In the kitchens of the regional capital of Segovia, whether in inns or homes, cooks have over centuries created exquisite recipes based on locally-grown produce, ingredients that spring from our fertile soil. The land here is generous, and provides high-quality products beginning with our most popular, bread. Our breads are made from wheat grown on our fertile plains. Then there’s our milk, the foundation of our provincial cheeses.
Suckling lamb and pig are top on our offerings of meat in restaurants, complemented with other parts of the pig after the slaughter, which is a ritual still celebrated during the coldest months of the year.
Local rivers provide delicious trout, and nearby farms a rich variety of seasonal produce.
If you so desire, a meal can be capped off with delicious deserts prepared in local convents by cloistered nuns, expert and dligent bakers in their own right. And last but not least the subtle Segovian punch.
No meal would be complete in our restaurants without our fine, renowned locally-produced wines such as the Whites of Nieva or reds from Valtiendas.
Capping off a visit to Segovia with a meal in any of our restaurants is a stupendous way to enjoy one of the most characteristic aspects of the city, indeed its culture. Our cuisine is a clever combination of tradition with twenty-first century innovation.
A city of inns and self-described cheap eateries, Segovia remains one of the stalwart proponents of Castilian cuisine. In fact it’s tourist allure owes a great deal to the city’s gastronomic arts. Without under-appreciating the innovations of modern cooking, which has found its place in Segovia, perhaps the city’s main draw is still its oven-roasted meat dishes. This tradition, which across the region offers competing options (young lamb around Sepúlveda, and suckling pig or “tostón” for the areas under the influence of Arévalo). In the capital itself the fires burn for both, and each recipe is prepared with great care. Properly preparing the dish requires just the right animal – from just the right place (preferably from the same geographical region), the correct age (21 days old for suckling pigs, and a few months for the lamb) the right weight (between five and six kilograms for the lamb and no more than four kilos for the piglet). But the real secret is what the animals are fed (only milk from their mothers). From there on ingredients may vary slightly but the result is always excellent.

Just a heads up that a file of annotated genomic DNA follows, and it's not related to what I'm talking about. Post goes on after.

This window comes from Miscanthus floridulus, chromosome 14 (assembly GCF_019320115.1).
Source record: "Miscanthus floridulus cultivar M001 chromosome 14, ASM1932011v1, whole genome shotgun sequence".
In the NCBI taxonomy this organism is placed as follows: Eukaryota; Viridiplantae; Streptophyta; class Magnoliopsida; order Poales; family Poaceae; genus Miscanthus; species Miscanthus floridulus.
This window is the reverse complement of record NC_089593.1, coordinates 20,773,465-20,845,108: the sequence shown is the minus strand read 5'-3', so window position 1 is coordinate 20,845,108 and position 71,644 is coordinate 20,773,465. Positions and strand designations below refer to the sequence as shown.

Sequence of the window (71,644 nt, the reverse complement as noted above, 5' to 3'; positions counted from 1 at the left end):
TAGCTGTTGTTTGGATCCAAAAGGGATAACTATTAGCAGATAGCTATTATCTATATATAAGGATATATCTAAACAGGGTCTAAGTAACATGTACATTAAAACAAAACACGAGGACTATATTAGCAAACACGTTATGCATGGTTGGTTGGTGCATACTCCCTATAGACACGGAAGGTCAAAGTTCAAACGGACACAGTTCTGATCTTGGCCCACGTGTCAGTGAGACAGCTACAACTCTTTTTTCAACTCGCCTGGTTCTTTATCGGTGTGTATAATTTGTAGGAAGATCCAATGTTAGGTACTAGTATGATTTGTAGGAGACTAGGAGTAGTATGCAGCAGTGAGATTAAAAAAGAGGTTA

But since people cannot live on roasted meat alone, let’s not forget other dishes: Castilian Soup, Judiones from the Farm, Valsaín Trout, diverse stews made from game (partridge and quail) or the lamb stew a la pastora, alongside truly exquisite items found on some menus: deer chops, and goat liver with rhubarb. And let’s not discard our variety of sausages, from chorizos to morcillas and others produced in well-known places such as Cantimpalos and Valtiendas.
For wine there’s also a large selection, but you’ll never go wrong with a bottle from the Ribera de Duero or others whose grapes are grown in our province, such as those from Nieva, Sacramenia or Valtiendas.
Travels can make their visit to Segovia complete in any restaurant they pass. It’s a great way to enjoy one key characteristic of the city. Gastronomy is inseparable from our culture, which in the twent-first Century cleverly combines tradition with innovation.